For some time, I’ve had my web browser configured with its start page set to the random article link on Wikipedia:
The effect is that every time I open my browser, a new, random article on Wikipedia loads, which can often be severely distracting (so I make sure not to use this configuration at work!), but it’s almost always very interesting.
For instance, today the random link led me to this site: www.politicalcompass.org
Despite my skeptical view of questionnaires designed to pigeonhole your identity (think Myers-Briggs), I was immediately fascinated with the idea of the political compass, because it addresses a dimension (literally) of political viewpoints that the typical left/right dichotomy completely misses. It acknowledges that the traditional left/right spectrum is primarily (but not entirely) an economic scale, and it adds a second scale for social issues, with extremes it labels “authoritarian” and “libertarian.” I think the terminology is a bit muddled, since left/right would be better described as liberal/conservative or perhaps socialist/free market, but all of those terms have baggage. (Of course, in the United States, at least, so does “libertarian,” and the characteristics of “libertarianism” as described on the site are not entirely consistent with the Libertarian Party in the U.S.) Nonetheless, the terms are familiar enough to give a clear picture.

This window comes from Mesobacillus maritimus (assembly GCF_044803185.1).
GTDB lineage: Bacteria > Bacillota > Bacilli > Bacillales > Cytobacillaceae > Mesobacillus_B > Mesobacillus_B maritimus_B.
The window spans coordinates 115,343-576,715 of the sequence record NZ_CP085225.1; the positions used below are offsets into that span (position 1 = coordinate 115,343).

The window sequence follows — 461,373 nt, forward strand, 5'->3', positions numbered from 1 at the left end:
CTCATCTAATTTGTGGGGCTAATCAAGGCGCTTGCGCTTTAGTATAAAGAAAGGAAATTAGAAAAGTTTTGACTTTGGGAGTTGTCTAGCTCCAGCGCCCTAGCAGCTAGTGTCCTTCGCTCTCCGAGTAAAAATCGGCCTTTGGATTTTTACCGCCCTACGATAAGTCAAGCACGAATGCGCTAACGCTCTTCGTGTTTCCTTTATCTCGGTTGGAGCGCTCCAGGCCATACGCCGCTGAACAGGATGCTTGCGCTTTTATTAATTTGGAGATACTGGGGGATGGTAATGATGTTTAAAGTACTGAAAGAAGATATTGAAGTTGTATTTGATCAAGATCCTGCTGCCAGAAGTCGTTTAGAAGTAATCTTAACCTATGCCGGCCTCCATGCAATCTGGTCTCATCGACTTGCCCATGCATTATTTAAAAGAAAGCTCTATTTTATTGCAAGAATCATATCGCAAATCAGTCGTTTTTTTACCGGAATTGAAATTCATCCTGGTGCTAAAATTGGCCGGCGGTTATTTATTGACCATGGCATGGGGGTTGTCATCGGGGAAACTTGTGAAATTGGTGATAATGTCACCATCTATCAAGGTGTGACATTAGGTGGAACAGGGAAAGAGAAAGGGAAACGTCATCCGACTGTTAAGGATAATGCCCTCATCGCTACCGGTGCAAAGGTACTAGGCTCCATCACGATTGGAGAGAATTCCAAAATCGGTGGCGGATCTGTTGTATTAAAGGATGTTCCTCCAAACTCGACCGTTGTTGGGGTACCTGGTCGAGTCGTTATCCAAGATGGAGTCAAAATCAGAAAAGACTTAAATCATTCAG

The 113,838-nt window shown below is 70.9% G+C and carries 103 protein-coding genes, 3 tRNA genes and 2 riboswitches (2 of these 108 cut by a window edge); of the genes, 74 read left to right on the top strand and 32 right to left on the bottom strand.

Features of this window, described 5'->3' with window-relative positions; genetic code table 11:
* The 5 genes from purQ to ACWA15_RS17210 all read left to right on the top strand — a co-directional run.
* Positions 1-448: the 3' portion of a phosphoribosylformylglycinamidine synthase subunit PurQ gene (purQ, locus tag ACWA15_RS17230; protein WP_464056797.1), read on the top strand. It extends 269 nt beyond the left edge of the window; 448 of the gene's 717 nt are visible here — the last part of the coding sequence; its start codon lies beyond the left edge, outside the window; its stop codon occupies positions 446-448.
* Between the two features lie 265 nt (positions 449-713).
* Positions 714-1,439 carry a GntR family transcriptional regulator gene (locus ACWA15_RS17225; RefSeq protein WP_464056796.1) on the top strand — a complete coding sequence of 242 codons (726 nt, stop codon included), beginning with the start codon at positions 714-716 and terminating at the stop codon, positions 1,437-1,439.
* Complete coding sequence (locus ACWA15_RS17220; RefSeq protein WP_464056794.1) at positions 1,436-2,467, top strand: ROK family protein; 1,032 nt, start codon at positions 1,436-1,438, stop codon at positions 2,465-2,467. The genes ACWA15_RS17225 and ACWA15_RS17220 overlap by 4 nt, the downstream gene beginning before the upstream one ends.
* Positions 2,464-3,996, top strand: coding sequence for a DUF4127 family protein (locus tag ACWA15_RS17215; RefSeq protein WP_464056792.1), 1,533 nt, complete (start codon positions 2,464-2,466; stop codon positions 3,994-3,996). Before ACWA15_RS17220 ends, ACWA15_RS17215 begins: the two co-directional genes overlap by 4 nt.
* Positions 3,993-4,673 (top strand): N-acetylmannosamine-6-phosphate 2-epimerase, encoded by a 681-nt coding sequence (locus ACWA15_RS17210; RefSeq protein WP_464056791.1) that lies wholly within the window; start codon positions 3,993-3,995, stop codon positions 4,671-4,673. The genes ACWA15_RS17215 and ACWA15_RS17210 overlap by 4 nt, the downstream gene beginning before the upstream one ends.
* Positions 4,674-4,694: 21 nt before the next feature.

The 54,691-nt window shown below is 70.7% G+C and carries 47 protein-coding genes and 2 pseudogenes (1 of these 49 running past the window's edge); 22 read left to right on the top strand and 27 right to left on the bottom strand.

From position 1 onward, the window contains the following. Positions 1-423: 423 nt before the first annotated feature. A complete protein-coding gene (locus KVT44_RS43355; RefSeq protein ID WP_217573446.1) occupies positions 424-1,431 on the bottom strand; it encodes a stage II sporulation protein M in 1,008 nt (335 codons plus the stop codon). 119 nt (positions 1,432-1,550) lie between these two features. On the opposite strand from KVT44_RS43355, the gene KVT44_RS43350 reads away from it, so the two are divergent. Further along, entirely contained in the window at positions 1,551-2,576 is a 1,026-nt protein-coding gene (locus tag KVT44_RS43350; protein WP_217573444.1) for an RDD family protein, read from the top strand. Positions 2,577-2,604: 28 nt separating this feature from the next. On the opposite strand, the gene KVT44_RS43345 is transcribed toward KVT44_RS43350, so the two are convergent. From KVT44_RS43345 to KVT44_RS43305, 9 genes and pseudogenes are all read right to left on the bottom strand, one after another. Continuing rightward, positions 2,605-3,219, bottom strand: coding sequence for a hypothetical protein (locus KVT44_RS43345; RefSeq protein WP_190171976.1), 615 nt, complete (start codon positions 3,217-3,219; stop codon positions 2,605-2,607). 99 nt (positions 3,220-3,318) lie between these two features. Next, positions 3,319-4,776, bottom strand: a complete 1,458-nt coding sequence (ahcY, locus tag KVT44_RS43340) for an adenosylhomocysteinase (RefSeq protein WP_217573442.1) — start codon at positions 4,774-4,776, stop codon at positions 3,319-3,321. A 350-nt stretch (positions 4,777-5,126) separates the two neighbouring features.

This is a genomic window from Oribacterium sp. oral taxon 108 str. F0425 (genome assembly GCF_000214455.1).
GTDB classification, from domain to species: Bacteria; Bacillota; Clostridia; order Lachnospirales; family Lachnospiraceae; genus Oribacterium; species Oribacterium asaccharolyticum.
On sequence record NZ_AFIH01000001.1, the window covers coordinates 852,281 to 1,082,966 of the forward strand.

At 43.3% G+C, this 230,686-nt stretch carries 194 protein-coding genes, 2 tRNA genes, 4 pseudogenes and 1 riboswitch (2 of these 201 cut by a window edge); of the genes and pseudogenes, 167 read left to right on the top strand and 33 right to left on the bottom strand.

I was not too surprised to see where I ended up on the chart, although I did find it interesting that I was even farther down in the lower-left corner than the likes of Nelson Mandela and the Dalai-Lama!
(On a side note, writing this led me to another topic: the confusion of similar words. In my particular case, it was the old thorn in my side, farther vs. further. Luckily it seems I got it right. And writing the first sentence in this paragraph reminded me of yet another similar word problem: lead vs. led. I’ve noticed more and more lately, often coming even from respected sources, careless use of the word “lead” when in fact the intention was to use “led” — the past-tense of “lead” as pronounced “LEED.” But I digress [yet again].)